A way to detect when the user is running Curl piped to Bash over Curl'ing to a file.

So you can MITM this stuff trivially now.

This is the way all of the tutorials aimed toward new raspberry pi users suggest install code. :(

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@ultimape @dredmorbius Hehe, I think in response to that I wrote a weaponized script that would do benign stuff when executed in a shell, but "wreak havoc" when in a `curl $URL|sudo` setting. 😈

@ultimape it's also the way tons of hip, complex, "this is the way you're supposed to do things now" tooling written by theoretical professionals does things.

in my capacity as a technical writer i have written these kinds of instructions over and over again, all along knowing that it was a bad idea and feeling like i'd just get overruled if i didn't do it that way in the first place.

@ultimape in more conscientious corners of the field you write a bullshit disclaimer about inspecting the script in an editor first, as if anyone is going to do that, or understand the many hundreds of lines of ridiculous shell script they're reading if they do.

@ultimape ...but really this cringey little corner of things is a manifestation of a bunch of unsolved problems. it's the same vale of tears as the general problem of package-management, language-specific install tooling, configuration management, etc. ad infinitum.

our systems lack good abstractions for describing and changing their overall state in a portable way.

@ultimape and we have few to no meaningful systems of trust.

i'll stop ranting now.


> you write a bullshit disclaimer

So much this. Challenging these shortcuts risks one getting a faceful of "why do you hate regular users" but pressing it at all turns things 180 degrees: Now the "regular" user is expected to be able to audit shell code!

I understand there are challenges. It's the dissimulation about the fact that we're hiding complexities, and why, that so irks me.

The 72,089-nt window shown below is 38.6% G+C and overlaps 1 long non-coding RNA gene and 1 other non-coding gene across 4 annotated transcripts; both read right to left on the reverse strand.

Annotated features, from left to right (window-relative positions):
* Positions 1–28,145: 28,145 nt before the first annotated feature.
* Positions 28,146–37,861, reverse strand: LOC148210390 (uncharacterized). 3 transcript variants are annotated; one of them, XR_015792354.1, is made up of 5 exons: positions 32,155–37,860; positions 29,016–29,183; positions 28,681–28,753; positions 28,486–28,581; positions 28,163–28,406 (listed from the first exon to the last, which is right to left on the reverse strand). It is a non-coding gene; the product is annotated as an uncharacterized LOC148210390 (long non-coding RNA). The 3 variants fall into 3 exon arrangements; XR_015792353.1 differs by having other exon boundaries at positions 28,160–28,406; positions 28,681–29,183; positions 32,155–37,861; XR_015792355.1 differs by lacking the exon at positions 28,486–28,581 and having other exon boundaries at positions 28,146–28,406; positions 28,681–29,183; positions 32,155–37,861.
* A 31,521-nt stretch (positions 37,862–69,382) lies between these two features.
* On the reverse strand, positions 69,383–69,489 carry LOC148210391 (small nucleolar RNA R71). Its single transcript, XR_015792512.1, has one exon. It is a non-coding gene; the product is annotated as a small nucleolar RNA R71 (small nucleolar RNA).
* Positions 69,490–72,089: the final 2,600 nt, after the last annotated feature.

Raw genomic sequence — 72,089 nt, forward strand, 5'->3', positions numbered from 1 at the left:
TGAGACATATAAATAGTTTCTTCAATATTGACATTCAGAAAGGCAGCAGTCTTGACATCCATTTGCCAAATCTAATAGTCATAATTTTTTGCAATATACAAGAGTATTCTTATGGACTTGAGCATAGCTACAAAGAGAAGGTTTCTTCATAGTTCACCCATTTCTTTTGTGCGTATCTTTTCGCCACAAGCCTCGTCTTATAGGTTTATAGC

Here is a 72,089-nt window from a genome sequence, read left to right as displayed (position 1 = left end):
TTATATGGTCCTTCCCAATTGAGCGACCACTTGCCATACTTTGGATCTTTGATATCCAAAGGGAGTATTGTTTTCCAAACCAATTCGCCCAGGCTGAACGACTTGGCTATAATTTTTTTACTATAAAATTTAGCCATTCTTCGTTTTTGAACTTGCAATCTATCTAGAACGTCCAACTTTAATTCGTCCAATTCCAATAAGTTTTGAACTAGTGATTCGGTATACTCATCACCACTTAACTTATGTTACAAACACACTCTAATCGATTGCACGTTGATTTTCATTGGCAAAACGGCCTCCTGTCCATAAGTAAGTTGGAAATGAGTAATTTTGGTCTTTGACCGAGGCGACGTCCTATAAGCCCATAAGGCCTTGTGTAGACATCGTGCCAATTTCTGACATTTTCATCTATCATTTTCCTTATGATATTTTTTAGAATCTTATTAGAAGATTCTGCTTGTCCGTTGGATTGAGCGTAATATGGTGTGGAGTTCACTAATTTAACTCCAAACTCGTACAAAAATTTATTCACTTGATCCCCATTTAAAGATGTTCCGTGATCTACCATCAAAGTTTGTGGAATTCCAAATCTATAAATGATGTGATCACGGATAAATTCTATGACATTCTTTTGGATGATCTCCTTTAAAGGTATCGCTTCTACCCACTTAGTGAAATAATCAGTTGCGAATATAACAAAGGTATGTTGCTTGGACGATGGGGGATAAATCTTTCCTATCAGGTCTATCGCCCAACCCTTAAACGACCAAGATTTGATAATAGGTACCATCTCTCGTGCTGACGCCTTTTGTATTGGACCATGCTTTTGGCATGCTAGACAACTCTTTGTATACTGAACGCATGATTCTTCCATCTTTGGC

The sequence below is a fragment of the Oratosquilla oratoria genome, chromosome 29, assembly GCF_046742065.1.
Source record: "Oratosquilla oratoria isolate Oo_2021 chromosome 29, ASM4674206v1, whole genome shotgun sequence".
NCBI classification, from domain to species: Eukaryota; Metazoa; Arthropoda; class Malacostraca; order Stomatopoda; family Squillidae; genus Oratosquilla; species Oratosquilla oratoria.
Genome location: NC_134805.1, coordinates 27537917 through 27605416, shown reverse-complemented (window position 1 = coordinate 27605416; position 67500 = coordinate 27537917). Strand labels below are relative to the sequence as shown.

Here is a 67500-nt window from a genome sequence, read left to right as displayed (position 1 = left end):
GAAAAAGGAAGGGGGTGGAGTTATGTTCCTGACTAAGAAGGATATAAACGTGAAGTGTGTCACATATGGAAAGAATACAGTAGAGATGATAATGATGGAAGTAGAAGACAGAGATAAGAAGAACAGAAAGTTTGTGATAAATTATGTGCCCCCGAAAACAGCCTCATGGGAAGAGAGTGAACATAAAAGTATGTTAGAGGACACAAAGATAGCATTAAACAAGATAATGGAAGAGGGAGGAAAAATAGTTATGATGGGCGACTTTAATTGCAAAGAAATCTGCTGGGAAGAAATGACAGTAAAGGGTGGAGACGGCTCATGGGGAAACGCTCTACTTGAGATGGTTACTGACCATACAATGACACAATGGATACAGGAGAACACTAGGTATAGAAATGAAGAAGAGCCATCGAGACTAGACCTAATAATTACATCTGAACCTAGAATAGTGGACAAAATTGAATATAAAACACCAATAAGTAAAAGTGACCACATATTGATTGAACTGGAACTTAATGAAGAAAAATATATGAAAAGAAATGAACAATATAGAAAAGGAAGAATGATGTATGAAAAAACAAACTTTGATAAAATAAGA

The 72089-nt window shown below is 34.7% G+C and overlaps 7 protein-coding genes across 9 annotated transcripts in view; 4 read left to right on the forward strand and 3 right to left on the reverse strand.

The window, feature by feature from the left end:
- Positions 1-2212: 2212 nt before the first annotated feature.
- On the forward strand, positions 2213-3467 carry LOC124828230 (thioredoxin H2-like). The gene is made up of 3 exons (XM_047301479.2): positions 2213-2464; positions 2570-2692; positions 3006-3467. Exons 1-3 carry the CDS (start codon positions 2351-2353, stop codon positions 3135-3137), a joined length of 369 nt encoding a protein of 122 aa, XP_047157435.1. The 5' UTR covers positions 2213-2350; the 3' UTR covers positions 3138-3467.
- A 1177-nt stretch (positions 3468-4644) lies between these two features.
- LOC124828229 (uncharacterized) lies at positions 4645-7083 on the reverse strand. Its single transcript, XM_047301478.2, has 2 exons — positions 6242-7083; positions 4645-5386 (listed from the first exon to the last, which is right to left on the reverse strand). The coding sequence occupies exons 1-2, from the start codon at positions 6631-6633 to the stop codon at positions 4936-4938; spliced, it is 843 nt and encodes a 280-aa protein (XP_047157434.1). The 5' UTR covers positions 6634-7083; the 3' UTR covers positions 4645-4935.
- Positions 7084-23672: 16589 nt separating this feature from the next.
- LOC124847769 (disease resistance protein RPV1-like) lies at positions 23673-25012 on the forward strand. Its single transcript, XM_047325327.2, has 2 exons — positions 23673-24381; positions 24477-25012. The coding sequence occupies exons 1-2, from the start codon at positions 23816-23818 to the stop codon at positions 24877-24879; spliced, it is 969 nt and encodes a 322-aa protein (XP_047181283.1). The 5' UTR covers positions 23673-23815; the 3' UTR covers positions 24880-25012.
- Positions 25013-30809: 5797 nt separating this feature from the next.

@deejoe @ultimape yeah, i mean, i do this shit for a living and i've been administering unixy systems for 20+ years and i've written god only knows how many thousand lines of terrible shell scripts and my confidence that i can tell you for sure what any given 100+ line script is doing without at least an hour or two of rigorous inspection is, uh, pretty much nil.

like i said: a vale of tears.

@deejoe @brennen @ultimape

The whole reason these scripts exist in the first place is that package management is too hard for the average developer to learn.

I want to write an easy-to-use cross-distribution packaging aid and call it "codpiece" because it's the sexy package manager.


making things easy is difficult

(cf comment from @brennen above, just for instance)

what you propose is that you can make it easy to make things easily. That seems like two orders of difficulty at least (and probably just one reason why packaging is difficult to begin with).

I mean, may the ghost of Turing bless your attempt, but ... we'll see ☺️


@ultimape The first time i ever did a curl-pipe-to-bash install it made me REALLY nervous, like "this can't possibly be safe".

As an industry, let's stop encouraging this!

@ultimape it’s simpler to put a 'curl' or 'wget' in your script. Something less suspicious than a 'sleep' in an install script.

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